14 tips on getting hired as a teenager

I’ve gotten to hire multiple teenagers, and for what I would consider pretty good jobs.  I am in a industry that tends to hire teens frequently, and have discussed the matter with many others that employee teens many times.

So why post this on a martial arts blog?  Well, we train with and hire teens, and we want the best employees we can get 🙂

So, how would I recommend a teenager get their first (or second) job?

1 – Personality matters.  More then anything else in a lot of cases.  In the business world this is called being a “culture fit”.  It is easy to teach a person technical skills, much harder to teach them to be a good and motivated person.  When in a group do you tend to elevate the group or slow it down by being a distraction?  If something needs done do you do it, or ignore it until someone else does it?

2 – Any job pays you for the value you bring.  If you bring more value, you can ask for more money in return.  If you need to be constantly managed and given direction, you’re not going to get very far.  In any business a employee has to be worth more in value to that business then they get paid.  Otherwise you aren’t a good investment.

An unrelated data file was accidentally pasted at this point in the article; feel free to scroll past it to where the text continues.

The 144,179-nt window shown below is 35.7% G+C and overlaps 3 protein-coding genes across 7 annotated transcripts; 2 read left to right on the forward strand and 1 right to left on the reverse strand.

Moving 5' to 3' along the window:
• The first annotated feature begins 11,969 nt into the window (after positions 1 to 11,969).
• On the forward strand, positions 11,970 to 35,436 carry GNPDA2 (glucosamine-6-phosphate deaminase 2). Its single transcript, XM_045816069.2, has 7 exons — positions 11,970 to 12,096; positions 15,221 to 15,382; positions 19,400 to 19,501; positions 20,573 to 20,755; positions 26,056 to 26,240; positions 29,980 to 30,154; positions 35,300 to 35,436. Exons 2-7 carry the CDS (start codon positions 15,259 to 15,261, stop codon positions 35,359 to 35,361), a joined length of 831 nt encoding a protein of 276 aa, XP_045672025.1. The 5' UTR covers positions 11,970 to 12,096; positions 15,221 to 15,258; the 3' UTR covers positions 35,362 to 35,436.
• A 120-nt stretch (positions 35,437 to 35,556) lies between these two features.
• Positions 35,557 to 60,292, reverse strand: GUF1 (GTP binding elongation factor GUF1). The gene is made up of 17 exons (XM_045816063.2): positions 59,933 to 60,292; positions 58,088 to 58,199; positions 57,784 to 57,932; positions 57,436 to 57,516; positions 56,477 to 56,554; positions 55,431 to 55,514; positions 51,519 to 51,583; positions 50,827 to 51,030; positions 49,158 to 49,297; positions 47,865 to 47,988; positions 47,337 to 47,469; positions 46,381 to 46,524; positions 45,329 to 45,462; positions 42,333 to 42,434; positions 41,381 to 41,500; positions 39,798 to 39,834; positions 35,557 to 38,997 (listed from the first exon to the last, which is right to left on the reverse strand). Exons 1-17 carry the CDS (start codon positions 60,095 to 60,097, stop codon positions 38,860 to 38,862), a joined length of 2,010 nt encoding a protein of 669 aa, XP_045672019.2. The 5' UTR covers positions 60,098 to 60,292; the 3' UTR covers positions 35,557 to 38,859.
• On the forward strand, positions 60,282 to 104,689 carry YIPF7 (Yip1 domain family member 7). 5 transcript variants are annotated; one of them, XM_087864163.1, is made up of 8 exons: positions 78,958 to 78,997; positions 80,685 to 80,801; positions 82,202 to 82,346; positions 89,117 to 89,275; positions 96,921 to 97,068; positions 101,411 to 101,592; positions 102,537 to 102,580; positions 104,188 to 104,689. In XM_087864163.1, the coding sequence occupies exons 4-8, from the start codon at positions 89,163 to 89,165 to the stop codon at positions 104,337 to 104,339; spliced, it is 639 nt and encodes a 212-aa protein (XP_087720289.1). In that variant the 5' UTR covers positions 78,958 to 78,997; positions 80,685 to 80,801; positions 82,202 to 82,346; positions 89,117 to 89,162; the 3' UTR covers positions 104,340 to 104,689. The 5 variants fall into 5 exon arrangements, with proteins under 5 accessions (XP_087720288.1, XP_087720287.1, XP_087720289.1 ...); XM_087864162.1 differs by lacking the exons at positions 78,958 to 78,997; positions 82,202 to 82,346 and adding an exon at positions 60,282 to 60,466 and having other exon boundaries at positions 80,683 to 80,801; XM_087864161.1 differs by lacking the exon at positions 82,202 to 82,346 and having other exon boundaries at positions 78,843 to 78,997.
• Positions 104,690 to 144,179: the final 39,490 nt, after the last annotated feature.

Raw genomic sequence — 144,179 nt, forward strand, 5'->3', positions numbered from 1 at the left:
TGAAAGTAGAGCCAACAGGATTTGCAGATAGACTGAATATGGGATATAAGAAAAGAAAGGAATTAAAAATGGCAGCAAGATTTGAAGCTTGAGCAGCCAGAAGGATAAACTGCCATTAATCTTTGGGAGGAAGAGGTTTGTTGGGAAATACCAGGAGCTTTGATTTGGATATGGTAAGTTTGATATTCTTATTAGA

3 – The ability to work with anyone on anything is a huge value.  Someone that bickers and gossips with others… they are a poison to a workplace and won’t get very far.

4 – Your network is important.  Jobs often come as a result of who you know, not just what you know.  Again, technical skills are easy to teach, but a being a jerk is a hard thing to fix.  Most employers will choose to hire someone they know, or someone that is recommended by someone they trust over a unknown.  References on a resume are there for this reason.   But a personal recommendation from someone trusted will carry more weight then most references.  It’s just the way we are wired, people will look at reviews for a movie, but a critics reviews will fall second to a friends recommendation.